This seems like a good discussion to jump in and mention one of the benefits a choice based pedagogy provides. I used to have this same problem when I used a teacher-centric teaching style. Now that my classroom is student-centric, I don’t have this problem. When students can pick thier own materials and projects, instead of having the teacher pick for them, the problem of what to do with “early finishers” dissapears. Children who work quickly can make more than one project during one class period while children who are more methodical might take the whole class, or multiple classes to finish thier work. One student might make four artworks in the same time another makes just one. And that is ok! Artists naturally work at different speeds. There is no need to hide the free drawing paper, drawing simply becomes one of the choices available to students along with painting, collage, sculpture, blocks or whatever else the teacher decides is appropriate and managable. No more “filler” or scrambling to figure out how to get everyone done at the same time.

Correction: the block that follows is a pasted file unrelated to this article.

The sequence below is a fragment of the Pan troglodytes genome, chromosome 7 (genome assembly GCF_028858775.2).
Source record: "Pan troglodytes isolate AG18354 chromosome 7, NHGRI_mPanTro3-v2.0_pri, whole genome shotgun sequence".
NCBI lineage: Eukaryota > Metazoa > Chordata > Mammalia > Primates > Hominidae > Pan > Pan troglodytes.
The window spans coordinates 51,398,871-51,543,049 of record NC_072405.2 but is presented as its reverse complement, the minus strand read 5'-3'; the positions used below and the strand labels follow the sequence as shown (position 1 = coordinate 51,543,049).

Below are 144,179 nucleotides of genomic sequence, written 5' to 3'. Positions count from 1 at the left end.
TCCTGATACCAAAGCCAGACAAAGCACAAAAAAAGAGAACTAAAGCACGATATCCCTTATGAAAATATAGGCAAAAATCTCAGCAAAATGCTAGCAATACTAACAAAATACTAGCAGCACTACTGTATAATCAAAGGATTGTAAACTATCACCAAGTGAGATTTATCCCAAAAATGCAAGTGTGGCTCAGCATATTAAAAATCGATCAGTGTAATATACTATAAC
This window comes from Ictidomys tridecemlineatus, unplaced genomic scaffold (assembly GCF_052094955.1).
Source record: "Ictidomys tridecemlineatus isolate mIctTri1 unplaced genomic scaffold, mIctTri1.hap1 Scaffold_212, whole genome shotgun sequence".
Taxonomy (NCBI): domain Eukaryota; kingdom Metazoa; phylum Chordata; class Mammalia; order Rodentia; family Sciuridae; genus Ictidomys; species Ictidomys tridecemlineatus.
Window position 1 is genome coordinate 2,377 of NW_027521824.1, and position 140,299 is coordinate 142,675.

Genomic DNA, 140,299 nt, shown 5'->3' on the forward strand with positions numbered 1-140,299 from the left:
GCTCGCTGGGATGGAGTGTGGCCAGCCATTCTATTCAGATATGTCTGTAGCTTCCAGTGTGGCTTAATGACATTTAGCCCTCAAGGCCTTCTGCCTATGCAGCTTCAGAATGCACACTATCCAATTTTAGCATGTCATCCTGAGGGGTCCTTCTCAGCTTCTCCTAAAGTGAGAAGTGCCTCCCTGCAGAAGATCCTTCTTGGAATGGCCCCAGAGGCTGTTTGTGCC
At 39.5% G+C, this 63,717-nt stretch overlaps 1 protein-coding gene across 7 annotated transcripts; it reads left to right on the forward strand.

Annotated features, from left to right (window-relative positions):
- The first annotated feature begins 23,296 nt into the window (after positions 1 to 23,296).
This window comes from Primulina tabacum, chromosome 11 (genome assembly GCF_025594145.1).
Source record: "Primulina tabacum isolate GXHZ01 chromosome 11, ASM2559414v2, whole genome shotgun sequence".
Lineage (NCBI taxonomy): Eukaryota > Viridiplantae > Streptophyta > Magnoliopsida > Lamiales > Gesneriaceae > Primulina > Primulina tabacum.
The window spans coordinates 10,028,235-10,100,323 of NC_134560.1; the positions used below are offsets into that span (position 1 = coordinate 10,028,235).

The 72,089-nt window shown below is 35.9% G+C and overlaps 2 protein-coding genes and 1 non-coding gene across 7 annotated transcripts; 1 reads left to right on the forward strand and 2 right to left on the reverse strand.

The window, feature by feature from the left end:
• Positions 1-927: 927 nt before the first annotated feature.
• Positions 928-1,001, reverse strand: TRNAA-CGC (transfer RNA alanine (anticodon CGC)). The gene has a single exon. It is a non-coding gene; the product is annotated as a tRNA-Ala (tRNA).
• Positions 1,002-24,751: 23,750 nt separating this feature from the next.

• Patty Palmer says:

      I agree. A choice-based art program sounds awesome and I totally can see how it would benefit the kids. How would you make a choice-based classroom work when perhaps you teach infrequently or in rotations? I don’t have to do this, but how do you incorporate standards?

      • Mark says:

        Standards are easily covered in a choice classroom. My lessons cover a multitude of skills, techniques, and concepts. In fact I would say I can cover a broader range of ideas now that every lesson I teach is not tied directly to a project that students are required to make. Of course the big news in art education right now is the new NCCAS document, which I think is going to affect a lot of our curricula. These standards, which I’m just starting to pick apart, ask students to explore, play, brainstorm ideas, use multiple approaches to solve problems, innovate, experiment, engage in artmaking without a preconceived plan, invent techniques and discuss and reflect on thier choices. All of these are the bread and butter of a student-centric classroom. So I’ll turn your question around. How do you cover these standards using teacher formulated projects?